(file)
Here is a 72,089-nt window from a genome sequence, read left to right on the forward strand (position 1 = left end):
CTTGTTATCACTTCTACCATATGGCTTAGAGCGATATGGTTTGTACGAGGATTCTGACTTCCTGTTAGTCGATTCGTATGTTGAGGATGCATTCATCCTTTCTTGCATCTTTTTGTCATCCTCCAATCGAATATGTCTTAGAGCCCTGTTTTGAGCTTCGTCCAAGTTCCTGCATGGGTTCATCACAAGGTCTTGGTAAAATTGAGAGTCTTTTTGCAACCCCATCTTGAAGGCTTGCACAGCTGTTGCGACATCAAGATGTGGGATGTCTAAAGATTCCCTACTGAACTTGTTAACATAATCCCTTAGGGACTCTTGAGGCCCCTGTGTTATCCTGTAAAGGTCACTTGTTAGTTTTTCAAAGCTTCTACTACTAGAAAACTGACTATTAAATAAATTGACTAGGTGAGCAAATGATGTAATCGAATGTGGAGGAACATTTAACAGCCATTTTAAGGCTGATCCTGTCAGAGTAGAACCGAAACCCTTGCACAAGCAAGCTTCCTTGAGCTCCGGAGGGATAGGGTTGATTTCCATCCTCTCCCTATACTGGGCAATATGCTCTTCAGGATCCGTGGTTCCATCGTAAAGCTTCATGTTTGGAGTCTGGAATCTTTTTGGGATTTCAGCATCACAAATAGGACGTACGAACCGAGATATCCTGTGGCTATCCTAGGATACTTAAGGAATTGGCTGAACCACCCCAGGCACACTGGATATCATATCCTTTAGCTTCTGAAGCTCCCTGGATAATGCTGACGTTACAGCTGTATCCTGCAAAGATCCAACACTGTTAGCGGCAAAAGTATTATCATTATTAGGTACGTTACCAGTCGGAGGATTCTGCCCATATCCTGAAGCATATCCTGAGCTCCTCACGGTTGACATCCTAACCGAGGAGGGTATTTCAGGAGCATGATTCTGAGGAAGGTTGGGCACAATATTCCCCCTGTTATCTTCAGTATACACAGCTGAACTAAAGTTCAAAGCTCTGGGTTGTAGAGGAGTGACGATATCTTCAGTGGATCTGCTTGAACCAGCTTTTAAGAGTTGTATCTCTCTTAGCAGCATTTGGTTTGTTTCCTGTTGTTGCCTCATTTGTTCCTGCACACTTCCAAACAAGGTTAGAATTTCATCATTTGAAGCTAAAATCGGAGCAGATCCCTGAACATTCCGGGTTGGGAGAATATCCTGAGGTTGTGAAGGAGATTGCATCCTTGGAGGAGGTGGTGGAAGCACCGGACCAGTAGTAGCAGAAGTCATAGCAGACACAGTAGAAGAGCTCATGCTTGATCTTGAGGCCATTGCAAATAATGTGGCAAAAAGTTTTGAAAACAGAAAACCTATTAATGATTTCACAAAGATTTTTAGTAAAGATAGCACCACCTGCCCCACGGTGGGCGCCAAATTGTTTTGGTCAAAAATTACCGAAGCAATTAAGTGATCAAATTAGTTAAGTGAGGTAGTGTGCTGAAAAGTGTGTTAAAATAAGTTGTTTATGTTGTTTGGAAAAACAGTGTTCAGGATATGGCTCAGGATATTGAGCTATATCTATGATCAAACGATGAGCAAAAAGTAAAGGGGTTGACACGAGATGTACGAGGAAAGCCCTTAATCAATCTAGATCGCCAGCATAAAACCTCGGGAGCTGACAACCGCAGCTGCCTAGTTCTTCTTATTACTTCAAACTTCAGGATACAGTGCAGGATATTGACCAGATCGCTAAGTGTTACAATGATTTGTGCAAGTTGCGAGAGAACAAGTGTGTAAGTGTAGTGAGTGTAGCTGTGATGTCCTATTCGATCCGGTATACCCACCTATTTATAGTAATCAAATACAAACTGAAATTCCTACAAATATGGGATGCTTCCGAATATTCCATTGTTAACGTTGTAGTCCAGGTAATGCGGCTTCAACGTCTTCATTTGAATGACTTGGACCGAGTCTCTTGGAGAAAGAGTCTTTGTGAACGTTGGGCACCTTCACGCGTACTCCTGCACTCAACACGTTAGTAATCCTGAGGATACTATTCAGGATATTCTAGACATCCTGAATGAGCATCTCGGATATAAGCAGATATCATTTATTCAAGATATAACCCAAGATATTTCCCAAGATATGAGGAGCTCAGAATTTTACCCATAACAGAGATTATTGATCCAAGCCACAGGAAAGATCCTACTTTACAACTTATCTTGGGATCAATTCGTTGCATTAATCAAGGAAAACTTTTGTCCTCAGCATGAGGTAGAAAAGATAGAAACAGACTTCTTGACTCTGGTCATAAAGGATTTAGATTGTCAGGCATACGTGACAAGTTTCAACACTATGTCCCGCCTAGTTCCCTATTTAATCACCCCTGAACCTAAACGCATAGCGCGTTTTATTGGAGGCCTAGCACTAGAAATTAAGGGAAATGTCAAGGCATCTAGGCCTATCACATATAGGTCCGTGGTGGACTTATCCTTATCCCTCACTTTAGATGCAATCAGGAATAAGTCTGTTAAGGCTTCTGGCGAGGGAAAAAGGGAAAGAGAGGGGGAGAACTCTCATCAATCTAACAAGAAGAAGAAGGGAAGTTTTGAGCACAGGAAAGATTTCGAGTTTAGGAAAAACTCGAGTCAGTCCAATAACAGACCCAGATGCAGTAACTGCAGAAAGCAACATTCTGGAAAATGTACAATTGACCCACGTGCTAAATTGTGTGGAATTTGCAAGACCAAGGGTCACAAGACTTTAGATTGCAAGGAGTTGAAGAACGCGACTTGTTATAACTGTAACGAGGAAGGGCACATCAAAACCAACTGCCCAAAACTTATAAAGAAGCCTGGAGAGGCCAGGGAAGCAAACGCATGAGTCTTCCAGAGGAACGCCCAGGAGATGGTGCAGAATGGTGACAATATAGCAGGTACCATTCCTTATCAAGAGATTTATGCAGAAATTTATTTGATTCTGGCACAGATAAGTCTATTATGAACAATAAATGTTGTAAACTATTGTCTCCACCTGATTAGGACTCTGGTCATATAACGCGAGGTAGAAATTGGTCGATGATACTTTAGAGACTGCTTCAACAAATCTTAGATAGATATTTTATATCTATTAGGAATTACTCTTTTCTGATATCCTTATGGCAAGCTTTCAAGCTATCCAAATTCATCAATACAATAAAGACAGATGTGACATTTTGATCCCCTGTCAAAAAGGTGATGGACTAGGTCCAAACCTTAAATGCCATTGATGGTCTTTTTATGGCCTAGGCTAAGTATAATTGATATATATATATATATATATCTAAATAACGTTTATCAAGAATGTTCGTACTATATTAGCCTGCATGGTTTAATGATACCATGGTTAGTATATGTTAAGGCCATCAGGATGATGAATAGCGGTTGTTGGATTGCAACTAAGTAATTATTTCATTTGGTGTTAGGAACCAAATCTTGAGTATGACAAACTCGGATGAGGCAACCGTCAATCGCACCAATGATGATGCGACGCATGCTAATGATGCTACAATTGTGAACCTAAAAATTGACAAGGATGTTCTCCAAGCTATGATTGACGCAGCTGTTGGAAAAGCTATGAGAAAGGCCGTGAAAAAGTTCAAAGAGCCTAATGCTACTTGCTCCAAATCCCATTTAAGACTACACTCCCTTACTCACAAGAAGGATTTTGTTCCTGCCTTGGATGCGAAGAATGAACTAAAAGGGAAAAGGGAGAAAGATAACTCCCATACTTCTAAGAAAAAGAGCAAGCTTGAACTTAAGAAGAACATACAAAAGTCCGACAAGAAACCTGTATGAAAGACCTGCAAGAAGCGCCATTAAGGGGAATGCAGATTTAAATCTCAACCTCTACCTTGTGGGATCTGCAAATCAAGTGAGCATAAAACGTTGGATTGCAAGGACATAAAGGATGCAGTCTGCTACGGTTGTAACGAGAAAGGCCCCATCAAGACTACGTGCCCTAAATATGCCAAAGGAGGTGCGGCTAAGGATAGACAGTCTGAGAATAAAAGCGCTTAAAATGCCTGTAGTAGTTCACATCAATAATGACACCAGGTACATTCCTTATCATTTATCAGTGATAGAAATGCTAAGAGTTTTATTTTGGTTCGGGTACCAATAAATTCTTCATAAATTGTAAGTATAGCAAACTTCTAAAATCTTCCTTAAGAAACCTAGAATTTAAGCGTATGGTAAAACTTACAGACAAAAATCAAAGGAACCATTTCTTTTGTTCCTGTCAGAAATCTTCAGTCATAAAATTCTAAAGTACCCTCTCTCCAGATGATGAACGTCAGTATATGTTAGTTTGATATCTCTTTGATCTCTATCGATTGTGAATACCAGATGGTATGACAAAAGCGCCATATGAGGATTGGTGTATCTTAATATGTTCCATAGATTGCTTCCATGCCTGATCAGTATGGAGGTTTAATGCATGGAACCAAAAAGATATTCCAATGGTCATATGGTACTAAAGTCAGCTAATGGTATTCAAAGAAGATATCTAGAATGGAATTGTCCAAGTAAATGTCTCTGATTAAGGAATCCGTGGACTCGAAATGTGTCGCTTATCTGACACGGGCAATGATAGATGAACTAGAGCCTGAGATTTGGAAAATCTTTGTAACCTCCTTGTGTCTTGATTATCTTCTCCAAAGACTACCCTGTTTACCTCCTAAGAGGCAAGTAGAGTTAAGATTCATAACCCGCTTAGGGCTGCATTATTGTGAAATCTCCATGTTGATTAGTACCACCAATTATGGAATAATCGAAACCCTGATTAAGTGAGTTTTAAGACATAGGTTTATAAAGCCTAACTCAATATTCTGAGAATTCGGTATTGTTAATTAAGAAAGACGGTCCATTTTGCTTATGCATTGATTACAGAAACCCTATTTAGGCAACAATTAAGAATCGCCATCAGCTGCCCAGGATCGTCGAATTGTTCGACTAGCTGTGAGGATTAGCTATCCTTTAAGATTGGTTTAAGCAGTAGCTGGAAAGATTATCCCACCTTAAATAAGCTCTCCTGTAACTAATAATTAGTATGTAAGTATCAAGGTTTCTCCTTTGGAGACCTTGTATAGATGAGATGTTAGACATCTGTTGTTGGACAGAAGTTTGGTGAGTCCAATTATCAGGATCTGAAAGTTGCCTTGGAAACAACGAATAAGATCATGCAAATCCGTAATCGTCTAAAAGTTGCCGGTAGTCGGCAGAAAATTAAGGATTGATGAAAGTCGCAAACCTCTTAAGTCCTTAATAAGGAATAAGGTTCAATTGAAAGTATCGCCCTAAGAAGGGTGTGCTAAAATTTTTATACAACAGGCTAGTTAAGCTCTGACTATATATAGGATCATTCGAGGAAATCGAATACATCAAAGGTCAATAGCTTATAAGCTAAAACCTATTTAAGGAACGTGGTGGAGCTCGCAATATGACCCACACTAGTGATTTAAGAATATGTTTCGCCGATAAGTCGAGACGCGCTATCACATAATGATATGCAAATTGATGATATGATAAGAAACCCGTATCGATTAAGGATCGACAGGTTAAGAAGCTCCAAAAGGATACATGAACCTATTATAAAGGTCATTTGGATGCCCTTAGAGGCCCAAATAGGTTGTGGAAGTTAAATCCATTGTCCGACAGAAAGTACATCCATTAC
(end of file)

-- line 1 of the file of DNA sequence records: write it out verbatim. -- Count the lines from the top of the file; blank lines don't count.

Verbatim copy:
Here is a 72,089-nt window from a genome sequence, read left to right on the forward strand (position 1 = left end):